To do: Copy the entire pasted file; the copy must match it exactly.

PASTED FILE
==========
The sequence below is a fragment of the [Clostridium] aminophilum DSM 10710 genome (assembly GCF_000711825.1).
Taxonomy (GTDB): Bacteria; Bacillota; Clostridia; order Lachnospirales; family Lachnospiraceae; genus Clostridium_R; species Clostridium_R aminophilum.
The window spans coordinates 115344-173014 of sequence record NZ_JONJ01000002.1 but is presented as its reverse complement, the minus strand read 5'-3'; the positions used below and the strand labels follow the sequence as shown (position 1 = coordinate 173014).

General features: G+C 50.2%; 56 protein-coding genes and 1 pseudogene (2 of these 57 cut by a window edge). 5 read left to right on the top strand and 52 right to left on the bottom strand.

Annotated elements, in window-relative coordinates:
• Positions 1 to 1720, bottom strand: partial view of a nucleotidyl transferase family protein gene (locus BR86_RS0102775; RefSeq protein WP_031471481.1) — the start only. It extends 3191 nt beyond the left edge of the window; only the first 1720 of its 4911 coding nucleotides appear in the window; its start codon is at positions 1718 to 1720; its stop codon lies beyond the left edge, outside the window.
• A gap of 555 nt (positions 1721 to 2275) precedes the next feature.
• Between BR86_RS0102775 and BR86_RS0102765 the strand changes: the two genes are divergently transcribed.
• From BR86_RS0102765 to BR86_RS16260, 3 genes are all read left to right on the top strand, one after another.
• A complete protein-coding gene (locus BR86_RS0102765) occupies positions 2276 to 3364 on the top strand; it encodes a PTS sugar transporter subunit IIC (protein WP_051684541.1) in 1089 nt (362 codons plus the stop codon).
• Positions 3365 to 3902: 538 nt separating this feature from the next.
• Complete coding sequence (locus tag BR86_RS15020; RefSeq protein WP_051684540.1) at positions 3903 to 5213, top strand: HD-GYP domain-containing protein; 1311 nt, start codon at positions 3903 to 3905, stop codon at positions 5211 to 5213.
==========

The sequence below is a fragment of the [Clostridium] aminophilum DSM 10710 genome (assembly GCF_000711825.1).
Taxonomy (GTDB): Bacteria; Bacillota; Clostridia; order Lachnospirales; family Lachnospiraceae; genus Clostridium_R; species Clostridium_R aminophilum.
The window spans coordinates 115344-173014 of sequence record NZ_JONJ01000002.1 but is presented as its reverse complement, the minus strand read 5'-3'; the positions used below and the strand labels follow the sequence as shown (position 1 = coordinate 173014).

General features: G+C 50.2%; 56 protein-coding genes and 1 pseudogene (2 of these 57 cut by a window edge). 5 read left to right on the top strand and 52 right to left on the bottom strand.

Annotated elements, in window-relative coordinates:
• Positions 1 to 1720, bottom strand: partial view of a nucleotidyl transferase family protein gene (locus BR86_RS0102775; RefSeq protein WP_031471481.1) — the start only. It extends 3191 nt beyond the left edge of the window; only the first 1720 of its 4911 coding nucleotides appear in the window; its start codon is at positions 1718 to 1720; its stop codon lies beyond the left edge, outside the window.
• A gap of 555 nt (positions 1721 to 2275) precedes the next feature.
• Between BR86_RS0102775 and BR86_RS0102765 the strand changes: the two genes are divergently transcribed.
• From BR86_RS0102765 to BR86_RS16260, 3 genes are all read left to right on the top strand, one after another.
• A complete protein-coding gene (locus BR86_RS0102765) occupies positions 2276 to 3364 on the top strand; it encodes a PTS sugar transporter subunit IIC (protein WP_051684541.1) in 1089 nt (362 codons plus the stop codon).
• Positions 3365 to 3902: 538 nt separating this feature from the next.
• Complete coding sequence (locus tag BR86_RS15020; RefSeq protein WP_051684540.1) at positions 3903 to 5213, top strand: HD-GYP domain-containing protein; 1311 nt, start codon at positions 3903 to 3905, stop codon at positions 5211 to 5213.